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Blood. 2004 Sep 1;104(5):1534-41. Epub 2004 May 11.

Therapeutic efficacy and safety of platelets treated with a photochemical process for pathogen inactivation: the SPRINT Trial.

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  • 1University of Minnesota, MMC 609, 420 Delaware Street SE, Minneapolis, MN 55455, USA. mccul001@umn.edu

Abstract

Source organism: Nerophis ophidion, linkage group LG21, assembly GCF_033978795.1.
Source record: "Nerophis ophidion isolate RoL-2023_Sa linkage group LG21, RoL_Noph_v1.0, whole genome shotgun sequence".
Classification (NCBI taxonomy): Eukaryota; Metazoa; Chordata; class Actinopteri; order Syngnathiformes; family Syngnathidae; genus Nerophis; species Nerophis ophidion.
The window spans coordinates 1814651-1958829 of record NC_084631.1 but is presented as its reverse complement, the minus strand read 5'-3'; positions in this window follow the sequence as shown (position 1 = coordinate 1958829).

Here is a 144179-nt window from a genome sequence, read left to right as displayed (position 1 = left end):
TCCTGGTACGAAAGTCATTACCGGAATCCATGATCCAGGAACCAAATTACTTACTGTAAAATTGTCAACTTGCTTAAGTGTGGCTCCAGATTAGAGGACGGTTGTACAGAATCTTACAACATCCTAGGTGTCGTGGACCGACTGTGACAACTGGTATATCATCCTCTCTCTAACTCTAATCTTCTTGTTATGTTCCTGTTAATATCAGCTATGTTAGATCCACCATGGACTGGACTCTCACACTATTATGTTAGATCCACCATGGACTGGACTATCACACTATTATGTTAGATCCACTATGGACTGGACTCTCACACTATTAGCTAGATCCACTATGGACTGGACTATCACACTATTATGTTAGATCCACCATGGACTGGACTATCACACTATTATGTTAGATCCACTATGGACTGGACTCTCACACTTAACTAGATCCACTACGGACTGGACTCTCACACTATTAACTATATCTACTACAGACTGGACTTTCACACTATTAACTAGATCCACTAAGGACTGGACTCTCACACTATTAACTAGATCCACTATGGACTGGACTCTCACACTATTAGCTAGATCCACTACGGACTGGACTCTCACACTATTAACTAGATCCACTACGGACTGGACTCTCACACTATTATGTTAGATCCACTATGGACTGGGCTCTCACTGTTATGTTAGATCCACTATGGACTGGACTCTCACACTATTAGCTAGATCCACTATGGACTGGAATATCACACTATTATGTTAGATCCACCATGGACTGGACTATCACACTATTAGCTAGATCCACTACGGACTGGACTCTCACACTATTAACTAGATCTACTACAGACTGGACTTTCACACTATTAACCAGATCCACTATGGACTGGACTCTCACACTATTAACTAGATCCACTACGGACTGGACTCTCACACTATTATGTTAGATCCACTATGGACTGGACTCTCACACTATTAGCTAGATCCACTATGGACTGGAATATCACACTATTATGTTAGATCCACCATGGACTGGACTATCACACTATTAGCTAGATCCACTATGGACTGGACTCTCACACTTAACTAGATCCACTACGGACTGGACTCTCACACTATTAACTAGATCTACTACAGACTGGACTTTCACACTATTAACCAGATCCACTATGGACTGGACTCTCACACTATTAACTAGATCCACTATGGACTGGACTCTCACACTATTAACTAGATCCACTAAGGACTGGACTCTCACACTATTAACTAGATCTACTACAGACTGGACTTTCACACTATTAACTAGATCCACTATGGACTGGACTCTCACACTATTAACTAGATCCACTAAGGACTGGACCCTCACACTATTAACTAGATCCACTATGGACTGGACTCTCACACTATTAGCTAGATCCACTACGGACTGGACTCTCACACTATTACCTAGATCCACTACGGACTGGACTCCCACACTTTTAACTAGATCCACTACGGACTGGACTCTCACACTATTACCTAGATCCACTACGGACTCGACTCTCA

We report a transfusion trial of platelets photochemically treated for pathogen inactivation using the synthetic psoralen amotosalen HCl. Patients with thrombocytopenia were randomly assigned to receive either photochemically treated (PCT) or conventional (control) platelets for up to 28 days. The primary end point was the proportion of patients with World Health Organization (WHO) grade 2 bleeding during the period of platelet support. A total of 645 patients (318 PCT and 327 control) were evaluated. The primary end point, the incidence of grade 2 bleeding (58.5% PCT versus 57.5% control), and the secondary end point, the incidence of grade 3 or 4 bleeding (4.1% PCT versus 6.1% control), were equivalent between the 2 groups (P =.001 by noninferiority). The mean 1-hour posttransfusion platelet corrected count increment (CCI) (11.1 x 10(3) PCT versus 16.0 x 10(3) control), average number of days to next platelet transfusion (1.9 PCT versus 2.4 control), and number of platelet transfusions (8.4 PCT versus 6.2 control) were different (P <.001). Transfusion reactions were fewer following PCT platelets (3.0% PCT versus 4.4% control; P =.02). The incidence of grade 2 bleeding was equivalent for PCT and conventional platelets, although posttransfusion platelet count increments and days to next transfusion were decreased for PCT compared with conventional platelets.

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